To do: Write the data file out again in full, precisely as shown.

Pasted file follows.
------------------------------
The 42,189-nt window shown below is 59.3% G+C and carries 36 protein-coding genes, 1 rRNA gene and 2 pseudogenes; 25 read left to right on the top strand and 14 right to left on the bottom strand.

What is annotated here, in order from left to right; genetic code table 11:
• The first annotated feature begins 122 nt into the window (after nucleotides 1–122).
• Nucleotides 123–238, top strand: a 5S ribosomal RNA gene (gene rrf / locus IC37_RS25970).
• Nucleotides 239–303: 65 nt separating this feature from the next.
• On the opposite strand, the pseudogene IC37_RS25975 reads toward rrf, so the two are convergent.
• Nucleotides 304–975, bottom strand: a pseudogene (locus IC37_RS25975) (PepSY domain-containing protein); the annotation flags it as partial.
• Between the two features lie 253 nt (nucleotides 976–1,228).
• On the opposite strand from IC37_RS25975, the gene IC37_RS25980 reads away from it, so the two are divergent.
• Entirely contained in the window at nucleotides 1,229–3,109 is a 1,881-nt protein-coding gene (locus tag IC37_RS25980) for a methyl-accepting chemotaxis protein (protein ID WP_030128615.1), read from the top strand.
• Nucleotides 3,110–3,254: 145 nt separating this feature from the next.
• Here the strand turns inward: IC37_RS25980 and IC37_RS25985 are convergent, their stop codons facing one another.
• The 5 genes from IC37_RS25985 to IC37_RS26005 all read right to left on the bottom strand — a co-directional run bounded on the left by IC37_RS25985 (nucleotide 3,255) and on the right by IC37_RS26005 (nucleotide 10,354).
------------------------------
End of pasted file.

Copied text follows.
The 42,189-nt window shown below is 59.3% G+C and carries 36 protein-coding genes, 1 rRNA gene and 2 pseudogenes; 25 read left to right on the top strand and 14 right to left on the bottom strand.

What is annotated here, in order from left to right; genetic code table 11:
• The first annotated feature begins 122 nt into the window (after nucleotides 1–122).
• Nucleotides 123–238, top strand: a 5S ribosomal RNA gene (gene rrf / locus IC37_RS25970).
• Nucleotides 239–303: 65 nt separating this feature from the next.
• On the opposite strand, the pseudogene IC37_RS25975 reads toward rrf, so the two are convergent.
• Nucleotides 304–975, bottom strand: a pseudogene (locus IC37_RS25975) (PepSY domain-containing protein); the annotation flags it as partial.
• Between the two features lie 253 nt (nucleotides 976–1,228).
• On the opposite strand from IC37_RS25975, the gene IC37_RS25980 reads away from it, so the two are divergent.
• Entirely contained in the window at nucleotides 1,229–3,109 is a 1,881-nt protein-coding gene (locus tag IC37_RS25980) for a methyl-accepting chemotaxis protein (protein ID WP_030128615.1), read from the top strand.
• Nucleotides 3,110–3,254: 145 nt separating this feature from the next.
• Here the strand turns inward: IC37_RS25980 and IC37_RS25985 are convergent, their stop codons facing one another.
• The 5 genes from IC37_RS25985 to IC37_RS26005 all read right to left on the bottom strand — a co-directional run bounded on the left by IC37_RS25985 (nucleotide 3,255) and on the right by IC37_RS26005 (nucleotide 10,354).